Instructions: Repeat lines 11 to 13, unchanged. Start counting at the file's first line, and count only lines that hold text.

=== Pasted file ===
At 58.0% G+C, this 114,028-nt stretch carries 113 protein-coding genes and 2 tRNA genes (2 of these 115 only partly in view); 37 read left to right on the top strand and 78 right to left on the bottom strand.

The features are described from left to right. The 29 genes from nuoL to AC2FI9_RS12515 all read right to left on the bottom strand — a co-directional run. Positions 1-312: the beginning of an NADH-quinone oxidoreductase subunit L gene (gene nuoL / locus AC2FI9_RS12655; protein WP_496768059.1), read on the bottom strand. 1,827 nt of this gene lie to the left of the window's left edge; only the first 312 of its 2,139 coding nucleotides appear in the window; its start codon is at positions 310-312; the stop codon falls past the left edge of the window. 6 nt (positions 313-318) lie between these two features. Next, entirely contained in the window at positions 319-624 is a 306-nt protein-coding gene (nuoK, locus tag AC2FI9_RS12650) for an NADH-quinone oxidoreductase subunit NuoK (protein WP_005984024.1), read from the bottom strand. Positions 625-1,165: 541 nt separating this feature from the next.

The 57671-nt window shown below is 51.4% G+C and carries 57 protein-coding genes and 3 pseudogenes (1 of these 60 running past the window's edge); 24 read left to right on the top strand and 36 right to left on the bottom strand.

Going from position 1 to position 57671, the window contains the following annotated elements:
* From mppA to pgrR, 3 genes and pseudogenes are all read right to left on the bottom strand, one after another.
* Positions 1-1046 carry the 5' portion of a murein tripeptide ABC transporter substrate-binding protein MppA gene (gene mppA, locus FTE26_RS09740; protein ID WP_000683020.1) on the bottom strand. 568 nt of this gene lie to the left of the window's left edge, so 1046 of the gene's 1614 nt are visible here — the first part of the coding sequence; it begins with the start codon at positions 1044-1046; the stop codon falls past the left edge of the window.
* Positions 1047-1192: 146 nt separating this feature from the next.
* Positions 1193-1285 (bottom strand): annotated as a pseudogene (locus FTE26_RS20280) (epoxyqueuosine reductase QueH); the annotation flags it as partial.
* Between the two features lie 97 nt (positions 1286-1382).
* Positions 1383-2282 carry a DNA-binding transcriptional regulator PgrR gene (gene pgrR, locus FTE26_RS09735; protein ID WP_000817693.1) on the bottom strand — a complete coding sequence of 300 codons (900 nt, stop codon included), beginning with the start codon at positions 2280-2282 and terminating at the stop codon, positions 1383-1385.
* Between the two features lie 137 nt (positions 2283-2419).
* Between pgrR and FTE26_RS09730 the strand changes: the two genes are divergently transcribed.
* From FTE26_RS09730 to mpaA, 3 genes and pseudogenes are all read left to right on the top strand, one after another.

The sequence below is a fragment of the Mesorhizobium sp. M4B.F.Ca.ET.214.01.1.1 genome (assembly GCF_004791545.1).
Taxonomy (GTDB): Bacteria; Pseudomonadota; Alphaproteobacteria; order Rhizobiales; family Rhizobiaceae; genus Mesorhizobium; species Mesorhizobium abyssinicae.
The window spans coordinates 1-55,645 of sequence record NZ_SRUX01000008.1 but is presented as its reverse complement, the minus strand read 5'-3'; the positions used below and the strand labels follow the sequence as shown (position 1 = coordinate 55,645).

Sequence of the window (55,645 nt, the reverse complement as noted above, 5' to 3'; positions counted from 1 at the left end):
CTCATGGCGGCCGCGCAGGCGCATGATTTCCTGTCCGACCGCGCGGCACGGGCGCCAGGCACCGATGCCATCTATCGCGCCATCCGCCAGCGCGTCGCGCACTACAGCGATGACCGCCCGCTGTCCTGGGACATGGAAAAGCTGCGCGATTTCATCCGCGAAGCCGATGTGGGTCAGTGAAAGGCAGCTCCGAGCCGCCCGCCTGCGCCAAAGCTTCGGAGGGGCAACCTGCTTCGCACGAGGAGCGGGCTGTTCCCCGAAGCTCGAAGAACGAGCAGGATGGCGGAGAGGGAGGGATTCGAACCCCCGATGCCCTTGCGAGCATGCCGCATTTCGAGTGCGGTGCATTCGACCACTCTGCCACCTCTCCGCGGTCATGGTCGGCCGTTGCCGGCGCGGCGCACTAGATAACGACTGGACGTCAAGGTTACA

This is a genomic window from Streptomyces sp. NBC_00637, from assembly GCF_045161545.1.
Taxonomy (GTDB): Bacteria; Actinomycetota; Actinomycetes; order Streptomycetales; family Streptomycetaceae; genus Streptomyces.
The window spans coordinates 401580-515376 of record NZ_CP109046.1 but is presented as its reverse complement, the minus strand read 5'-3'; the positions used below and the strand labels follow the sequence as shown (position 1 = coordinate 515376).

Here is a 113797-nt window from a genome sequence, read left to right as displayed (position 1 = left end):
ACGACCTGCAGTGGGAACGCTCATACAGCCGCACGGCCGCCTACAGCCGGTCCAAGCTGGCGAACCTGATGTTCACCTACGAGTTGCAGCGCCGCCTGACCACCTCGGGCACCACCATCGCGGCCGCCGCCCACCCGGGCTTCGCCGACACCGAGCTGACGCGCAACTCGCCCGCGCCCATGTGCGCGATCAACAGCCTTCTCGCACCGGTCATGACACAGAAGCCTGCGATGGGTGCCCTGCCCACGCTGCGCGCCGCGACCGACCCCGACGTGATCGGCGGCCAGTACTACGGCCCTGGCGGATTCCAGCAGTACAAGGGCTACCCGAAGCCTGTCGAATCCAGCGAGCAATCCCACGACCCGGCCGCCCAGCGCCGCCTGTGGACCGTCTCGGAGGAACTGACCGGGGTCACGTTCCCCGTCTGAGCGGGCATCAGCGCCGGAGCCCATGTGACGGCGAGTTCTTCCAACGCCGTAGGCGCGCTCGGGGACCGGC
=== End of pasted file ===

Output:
* Between the two features lie 137 nt (positions 2283-2419).
* Between pgrR and FTE26_RS09730 the strand changes: the two genes are divergently transcribed.
* From FTE26_RS09730 to mpaA, 3 genes and pseudogenes are all read left to right on the top strand, one after another.